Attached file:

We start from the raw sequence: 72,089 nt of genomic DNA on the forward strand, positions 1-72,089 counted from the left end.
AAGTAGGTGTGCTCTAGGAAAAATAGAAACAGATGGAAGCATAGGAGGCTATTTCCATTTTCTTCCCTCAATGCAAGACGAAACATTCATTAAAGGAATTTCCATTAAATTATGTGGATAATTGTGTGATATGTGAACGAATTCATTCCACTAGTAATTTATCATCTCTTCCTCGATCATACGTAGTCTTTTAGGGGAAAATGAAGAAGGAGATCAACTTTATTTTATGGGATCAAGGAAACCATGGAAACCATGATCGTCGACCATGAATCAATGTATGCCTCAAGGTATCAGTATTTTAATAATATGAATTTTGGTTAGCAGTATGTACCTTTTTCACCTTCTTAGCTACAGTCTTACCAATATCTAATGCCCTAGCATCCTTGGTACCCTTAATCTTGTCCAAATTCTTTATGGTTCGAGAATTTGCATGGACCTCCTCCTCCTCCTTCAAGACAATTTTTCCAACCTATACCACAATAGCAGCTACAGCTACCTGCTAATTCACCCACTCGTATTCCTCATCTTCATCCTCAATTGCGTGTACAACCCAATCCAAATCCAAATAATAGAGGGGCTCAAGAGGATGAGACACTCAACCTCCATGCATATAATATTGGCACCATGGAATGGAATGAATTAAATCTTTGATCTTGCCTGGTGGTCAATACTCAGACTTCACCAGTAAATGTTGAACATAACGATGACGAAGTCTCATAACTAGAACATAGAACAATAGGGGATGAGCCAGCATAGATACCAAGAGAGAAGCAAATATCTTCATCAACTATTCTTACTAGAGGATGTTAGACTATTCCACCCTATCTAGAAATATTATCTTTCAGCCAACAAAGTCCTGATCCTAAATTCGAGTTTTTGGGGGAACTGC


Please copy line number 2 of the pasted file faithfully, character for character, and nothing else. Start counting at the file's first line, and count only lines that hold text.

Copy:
AAGTAGGTGTGCTCTAGGAAAAATAGAAACAGATGGAAGCATAGGAGGCTATTTCCATTTTCTTCCCTCAATGCAAGACGAAACATTCATTAAAGGAATTTCCATTAAATTATGTGGATAATTGTGTGATATGTGAACGAATTCATTCCACTAGTAATTTATCATCTCTTCCTCGATCATACGTAGTCTTTTAGGGGAAAATGAAGAAGGAGATCAACTTTATTTTATGGGATCAAGGAAACCATGGAAACCATGATCGTCGACCATGAATCAATGTATGCCTCAAGGTATCAGTATTTTAATAATATGAATTTTGGTTAGCAGTATGTACCTTTTTCACCTTCTTAGCTACAGTCTTACCAATATCTAATGCCCTAGCATCCTTGGTACCCTTAATCTTGTCCAAATTCTTTATGGTTCGAGAATTTGCATGGACCTCCTCCTCCTCCTTCAAGACAATTTTTCCAACCTATACCACAATAGCAGCTACAGCTACCTGCTAATTCACCCACTCGTATTCCTCATCTTCATCCTCAATTGCGTGTACAACCCAATCCAAATCCAAATAATAGAGGGGCTCAAGAGGATGAGACACTCAACCTCCATGCATATAATATTGGCACCATGGAATGGAATGAATTAAATCTTTGATCTTGCCTGGTGGTCAATACTCAGACTTCACCAGTAAATGTTGAACATAACGATGACGAAGTCTCATAACTAGAACATAGAACAATAGGGGATGAGCCAGCATAGATACCAAGAGAGAAGCAAATATCTTCATCAACTATTCTTACTAGAGGATGTTAGACTATTCCACCCTATCTAGAAATATTATCTTTCAGCCAACAAAGTCCTGATCCTAAATTCGAGTTTTTGGGGGAACTGC